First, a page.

Tuesday, February 10, 2015

What's in a name?

Some schools have made the change. It's radical. It's cutting edge. It's hip. Students calling teachers by their first name. How can a relationship based on respect be expected when a student, not only knows your name, but is actually allowed to call you by it? Surely anarchy must follow?
I just don't know. I really don't.
With a name like Bede, which most people assume is a nickname, there could be problems. I for one am big on names. I've had years of people mishearing, mispronouncing and replacing my name. I'm Steve, Pete or Bedee to some over the phone. Because of that I'm big on names. I'm good with names too. I make it a point to know parents by first name. I call colleagues by their name, "Hi Peter, " I would say. I find it interesting that some reply to me without using my name. I'm not asking for a Mr Gilmore, just some recognition that it's me you're talking to you. The power of the name. It can be a weapon, silence someone in one word, or bring personal praise when used in different ways.
I'm Mr Gilmore at the moment. We are all on that formal name basis. There's a big part of me that would like to change. After all, I'm Bede. Mr Gilmore is my father. I like being Bede. My name suits me. Mr Gilmore has a whole other layer to it in my opinion. It's formal. It carries mystique - you may not know my real name. What's the big secret?
I'm not sure what your school does and does it really matter? Would it make a difference to a student's learning if they could call me Bede?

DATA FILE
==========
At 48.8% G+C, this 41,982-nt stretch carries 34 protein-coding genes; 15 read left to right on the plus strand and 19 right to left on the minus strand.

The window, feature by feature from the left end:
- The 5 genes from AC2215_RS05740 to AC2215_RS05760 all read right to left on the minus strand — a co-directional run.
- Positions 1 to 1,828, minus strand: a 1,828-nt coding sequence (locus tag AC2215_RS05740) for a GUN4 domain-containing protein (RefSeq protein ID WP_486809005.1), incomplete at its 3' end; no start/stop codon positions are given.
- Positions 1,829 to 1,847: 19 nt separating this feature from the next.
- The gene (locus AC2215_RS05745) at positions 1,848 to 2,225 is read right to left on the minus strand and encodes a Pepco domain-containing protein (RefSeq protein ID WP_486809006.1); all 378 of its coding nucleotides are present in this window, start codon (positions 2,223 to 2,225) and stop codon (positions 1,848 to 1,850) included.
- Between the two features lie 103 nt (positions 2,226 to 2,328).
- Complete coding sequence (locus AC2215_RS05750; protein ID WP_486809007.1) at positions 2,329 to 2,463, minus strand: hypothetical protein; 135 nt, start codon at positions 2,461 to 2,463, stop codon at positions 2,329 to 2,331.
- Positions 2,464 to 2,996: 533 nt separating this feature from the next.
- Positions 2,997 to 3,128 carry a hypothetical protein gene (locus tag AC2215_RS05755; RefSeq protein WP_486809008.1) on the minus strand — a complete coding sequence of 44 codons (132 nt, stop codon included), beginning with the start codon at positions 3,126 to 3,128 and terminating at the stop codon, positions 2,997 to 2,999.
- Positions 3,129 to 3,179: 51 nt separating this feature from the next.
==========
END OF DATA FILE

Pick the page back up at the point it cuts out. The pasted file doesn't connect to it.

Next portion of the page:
I understand it's a culture thing. It's about breaking down barriers. Respect can and perhaps should be earned other ways. I dunno. I grew up calling my friends' parents Mr and Mrs. Not by their first name. Have times changed? Have they changed enough?

I'd be interested to hear from you about this. What have I missed? Are you going by first name at your school?
If you do reply, please call me Mr Gilmore though. Show some respect, please.


  1. This comment has been removed by a blog administrator.

  2. Oh dear, my comment was published twice for some reason and when I deleted one copy of it... both disappeared. Here it is again: I am not sure how I feel about students calling teachers by their first names. It doesn't really sit well with me. At our school our teacher aides like to be called by their first names, while our teaching and admin staff are all addressed as Miss/Mrs/Mr. I know a number of schools who find first names work really well for them though. So Mr Gilmore, can I ask a (hopefully not disrespectful!) question? How do you pronounce Bede? I'm a stickler for getting names right ;).

    Mrs Watkins aka Bridget

  3. Well, Mr Gilmore, I always encourage my (tertiary) students to call me by my given name, but a few years ago I realised that was creating problems for some of my international students who weren't so comfortable doing so. So I explcitly say at the start of each class that I prefer "Deborah", but I'm fine with them using my title and family name if that's easier for them. It's about making it easy for the students to approach me. I think that using my given name also emphasises that we are learning together, not just me up front teaching and them silently writing notes and "learning". (Scare quotes because I think that very little learning goes on with that style of teaching.)

    A bit different at school level, perhaps? I wonder if using teachers' given names might be much easier for little new entrants and for many primary school children, while a more formal approach might be better at secondary school.


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